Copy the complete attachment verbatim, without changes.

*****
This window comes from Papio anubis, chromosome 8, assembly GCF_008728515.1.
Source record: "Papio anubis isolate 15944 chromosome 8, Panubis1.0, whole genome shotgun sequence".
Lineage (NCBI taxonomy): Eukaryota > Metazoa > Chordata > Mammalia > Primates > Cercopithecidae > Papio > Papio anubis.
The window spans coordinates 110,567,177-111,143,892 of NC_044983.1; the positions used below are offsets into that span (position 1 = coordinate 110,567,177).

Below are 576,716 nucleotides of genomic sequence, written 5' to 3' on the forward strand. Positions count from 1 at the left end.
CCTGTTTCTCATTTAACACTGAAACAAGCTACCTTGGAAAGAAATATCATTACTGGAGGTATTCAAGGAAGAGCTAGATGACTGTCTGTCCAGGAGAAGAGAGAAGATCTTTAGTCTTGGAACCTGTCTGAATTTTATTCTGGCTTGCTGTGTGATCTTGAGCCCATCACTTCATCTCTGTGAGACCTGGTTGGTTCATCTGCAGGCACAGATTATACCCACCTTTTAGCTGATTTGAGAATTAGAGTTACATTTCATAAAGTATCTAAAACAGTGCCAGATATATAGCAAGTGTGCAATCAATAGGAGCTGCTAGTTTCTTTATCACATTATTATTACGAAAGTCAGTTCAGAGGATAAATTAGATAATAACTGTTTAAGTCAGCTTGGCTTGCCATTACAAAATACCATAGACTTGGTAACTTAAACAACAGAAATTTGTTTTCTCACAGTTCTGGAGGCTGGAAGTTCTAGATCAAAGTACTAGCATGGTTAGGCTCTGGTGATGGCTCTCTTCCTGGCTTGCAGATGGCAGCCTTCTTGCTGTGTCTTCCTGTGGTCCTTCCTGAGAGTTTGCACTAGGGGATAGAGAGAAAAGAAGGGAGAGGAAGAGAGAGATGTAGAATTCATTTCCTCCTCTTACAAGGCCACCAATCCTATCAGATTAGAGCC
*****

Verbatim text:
This window comes from Papio anubis, chromosome 8, assembly GCF_008728515.1.
Source record: "Papio anubis isolate 15944 chromosome 8, Panubis1.0, whole genome shotgun sequence".
Lineage (NCBI taxonomy): Eukaryota > Metazoa > Chordata > Mammalia > Primates > Cercopithecidae > Papio > Papio anubis.
The window spans coordinates 110,567,177-111,143,892 of NC_044983.1; the positions used below are offsets into that span (position 1 = coordinate 110,567,177).

Below are 576,716 nucleotides of genomic sequence, written 5' to 3' on the forward strand. Positions count from 1 at the left end.
CCTGTTTCTCATTTAACACTGAAACAAGCTACCTTGGAAAGAAATATCATTACTGGAGGTATTCAAGGAAGAGCTAGATGACTGTCTGTCCAGGAGAAGAGAGAAGATCTTTAGTCTTGGAACCTGTCTGAATTTTATTCTGGCTTGCTGTGTGATCTTGAGCCCATCACTTCATCTCTGTGAGACCTGGTTGGTTCATCTGCAGGCACAGATTATACCCACCTTTTAGCTGATTTGAGAATTAGAGTTACATTTCATAAAGTATCTAAAACAGTGCCAGATATATAGCAAGTGTGCAATCAATAGGAGCTGCTAGTTTCTTTATCACATTATTATTACGAAAGTCAGTTCAGAGGATAAATTAGATAATAACTGTTTAAGTCAGCTTGGCTTGCCATTACAAAATACCATAGACTTGGTAACTTAAACAACAGAAATTTGTTTTCTCACAGTTCTGGAGGCTGGAAGTTCTAGATCAAAGTACTAGCATGGTTAGGCTCTGGTGATGGCTCTCTTCCTGGCTTGCAGATGGCAGCCTTCTTGCTGTGTCTTCCTGTGGTCCTTCCTGAGAGTTTGCACTAGGGGATAGAGAGAAAAGAAGGGAGAGGAAGAGAGAGATGTAGAATTCATTTCCTCCTCTTACAAGGCCACCAATCCTATCAGATTAGAGCC